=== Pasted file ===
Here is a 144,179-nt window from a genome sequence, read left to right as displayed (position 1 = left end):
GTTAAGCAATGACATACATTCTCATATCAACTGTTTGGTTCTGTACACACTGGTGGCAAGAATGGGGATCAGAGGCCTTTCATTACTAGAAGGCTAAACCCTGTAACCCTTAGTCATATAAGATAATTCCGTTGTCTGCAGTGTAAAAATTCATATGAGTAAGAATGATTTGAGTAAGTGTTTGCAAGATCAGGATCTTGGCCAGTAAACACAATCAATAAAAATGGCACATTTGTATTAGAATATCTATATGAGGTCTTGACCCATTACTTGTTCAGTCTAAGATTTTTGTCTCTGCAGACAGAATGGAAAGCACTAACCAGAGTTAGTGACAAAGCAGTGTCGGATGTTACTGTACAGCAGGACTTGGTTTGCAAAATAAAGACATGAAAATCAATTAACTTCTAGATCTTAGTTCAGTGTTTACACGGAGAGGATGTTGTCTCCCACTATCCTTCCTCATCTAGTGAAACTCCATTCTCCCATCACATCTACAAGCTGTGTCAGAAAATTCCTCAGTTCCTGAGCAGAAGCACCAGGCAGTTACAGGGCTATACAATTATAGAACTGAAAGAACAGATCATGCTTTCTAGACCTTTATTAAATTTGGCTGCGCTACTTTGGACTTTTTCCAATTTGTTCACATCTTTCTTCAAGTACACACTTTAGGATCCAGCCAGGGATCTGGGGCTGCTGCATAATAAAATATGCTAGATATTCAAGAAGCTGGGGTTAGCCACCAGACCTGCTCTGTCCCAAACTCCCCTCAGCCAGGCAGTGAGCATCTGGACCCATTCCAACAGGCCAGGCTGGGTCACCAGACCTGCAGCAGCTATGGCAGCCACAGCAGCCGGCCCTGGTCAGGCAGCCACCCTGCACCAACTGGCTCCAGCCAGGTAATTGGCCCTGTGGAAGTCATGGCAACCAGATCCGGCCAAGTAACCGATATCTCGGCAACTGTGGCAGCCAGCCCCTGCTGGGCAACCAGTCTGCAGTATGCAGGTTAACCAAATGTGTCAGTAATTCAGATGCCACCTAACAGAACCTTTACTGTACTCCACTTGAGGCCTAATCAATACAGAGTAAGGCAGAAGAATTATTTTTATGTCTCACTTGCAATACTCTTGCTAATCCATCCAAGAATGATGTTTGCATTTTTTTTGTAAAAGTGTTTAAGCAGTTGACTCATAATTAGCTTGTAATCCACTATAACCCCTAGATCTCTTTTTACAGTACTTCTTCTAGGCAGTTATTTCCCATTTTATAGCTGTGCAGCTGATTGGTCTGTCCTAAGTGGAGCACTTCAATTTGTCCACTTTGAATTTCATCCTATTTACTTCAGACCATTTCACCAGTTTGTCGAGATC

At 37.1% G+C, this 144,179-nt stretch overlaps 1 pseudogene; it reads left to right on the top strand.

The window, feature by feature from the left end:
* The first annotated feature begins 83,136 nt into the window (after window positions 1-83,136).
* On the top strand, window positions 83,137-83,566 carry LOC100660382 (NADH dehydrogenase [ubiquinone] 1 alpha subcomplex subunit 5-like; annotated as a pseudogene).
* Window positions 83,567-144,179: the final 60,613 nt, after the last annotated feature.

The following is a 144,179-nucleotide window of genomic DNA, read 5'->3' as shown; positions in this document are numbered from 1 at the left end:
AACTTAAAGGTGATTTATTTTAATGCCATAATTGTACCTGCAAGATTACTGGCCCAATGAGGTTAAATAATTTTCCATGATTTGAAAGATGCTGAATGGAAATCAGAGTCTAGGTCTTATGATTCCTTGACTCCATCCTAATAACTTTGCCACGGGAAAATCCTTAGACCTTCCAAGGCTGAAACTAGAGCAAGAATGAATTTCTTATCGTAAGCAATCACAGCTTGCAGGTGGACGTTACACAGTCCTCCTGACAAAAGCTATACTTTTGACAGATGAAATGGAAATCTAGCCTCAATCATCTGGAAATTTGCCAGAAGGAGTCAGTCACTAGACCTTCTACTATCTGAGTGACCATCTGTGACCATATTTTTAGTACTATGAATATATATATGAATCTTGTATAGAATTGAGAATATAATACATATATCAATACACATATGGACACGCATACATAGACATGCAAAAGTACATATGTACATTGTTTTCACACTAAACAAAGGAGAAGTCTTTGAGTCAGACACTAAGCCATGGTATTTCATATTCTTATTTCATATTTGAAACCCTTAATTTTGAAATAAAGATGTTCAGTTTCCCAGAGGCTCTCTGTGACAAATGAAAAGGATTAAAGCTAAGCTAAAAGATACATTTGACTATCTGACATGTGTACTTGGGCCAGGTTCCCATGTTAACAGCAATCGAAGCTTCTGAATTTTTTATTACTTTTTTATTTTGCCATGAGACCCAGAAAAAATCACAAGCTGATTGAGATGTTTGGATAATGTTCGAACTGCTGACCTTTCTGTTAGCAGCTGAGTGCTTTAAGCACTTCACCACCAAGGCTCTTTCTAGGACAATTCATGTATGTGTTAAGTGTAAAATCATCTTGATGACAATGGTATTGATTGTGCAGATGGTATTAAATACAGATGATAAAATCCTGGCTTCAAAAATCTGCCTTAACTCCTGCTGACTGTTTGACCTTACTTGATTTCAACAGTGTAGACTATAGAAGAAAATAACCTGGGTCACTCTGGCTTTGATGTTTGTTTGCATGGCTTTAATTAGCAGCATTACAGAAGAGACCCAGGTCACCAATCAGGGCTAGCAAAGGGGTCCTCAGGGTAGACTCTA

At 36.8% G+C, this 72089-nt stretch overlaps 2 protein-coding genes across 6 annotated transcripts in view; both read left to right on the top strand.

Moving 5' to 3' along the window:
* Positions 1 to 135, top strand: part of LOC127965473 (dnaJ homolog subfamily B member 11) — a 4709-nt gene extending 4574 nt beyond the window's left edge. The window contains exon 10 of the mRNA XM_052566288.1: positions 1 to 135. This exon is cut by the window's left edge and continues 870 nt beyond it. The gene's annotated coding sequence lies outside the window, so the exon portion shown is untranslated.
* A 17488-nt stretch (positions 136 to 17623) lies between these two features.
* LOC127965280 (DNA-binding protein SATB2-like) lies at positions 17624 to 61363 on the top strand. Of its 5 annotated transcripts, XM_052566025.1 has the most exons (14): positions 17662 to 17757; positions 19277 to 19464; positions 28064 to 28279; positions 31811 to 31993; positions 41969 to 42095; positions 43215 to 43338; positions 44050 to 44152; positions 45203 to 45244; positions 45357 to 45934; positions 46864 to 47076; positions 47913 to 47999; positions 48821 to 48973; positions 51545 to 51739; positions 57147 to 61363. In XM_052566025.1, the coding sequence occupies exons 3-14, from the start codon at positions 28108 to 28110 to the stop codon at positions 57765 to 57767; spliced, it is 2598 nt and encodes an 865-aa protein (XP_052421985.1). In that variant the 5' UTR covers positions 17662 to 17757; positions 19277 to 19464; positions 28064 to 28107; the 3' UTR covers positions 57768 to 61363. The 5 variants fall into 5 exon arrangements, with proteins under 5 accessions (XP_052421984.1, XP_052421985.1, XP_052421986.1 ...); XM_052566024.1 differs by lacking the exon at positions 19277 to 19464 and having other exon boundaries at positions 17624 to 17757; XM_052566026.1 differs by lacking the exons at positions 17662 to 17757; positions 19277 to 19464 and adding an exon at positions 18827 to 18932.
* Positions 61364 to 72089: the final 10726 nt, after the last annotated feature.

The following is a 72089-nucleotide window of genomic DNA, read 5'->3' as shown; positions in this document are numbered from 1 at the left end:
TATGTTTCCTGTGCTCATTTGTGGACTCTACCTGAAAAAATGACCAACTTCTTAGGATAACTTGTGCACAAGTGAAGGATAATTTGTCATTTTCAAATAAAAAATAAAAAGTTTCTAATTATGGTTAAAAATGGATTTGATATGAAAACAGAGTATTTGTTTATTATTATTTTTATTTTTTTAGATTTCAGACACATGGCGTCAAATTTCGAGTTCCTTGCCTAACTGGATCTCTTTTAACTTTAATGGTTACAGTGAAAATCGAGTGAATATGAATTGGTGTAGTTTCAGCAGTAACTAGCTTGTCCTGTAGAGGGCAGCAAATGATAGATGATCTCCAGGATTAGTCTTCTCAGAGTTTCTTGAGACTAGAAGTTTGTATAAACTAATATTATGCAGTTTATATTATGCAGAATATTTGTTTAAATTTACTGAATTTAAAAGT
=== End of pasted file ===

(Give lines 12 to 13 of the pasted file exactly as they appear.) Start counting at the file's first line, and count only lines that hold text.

* Positions 1 to 135, top strand: part of LOC127965473 (dnaJ homolog subfamily B member 11) — a 4709-nt gene extending 4574 nt beyond the window's left edge. The window contains exon 10 of the mRNA XM_052566288.1: positions 1 to 135. This exon is cut by the window's left edge and continues 870 nt beyond it. The gene's annotated coding sequence lies outside the window, so the exon portion shown is untranslated.
* A 17488-nt stretch (positions 136 to 17623) lies between these two features.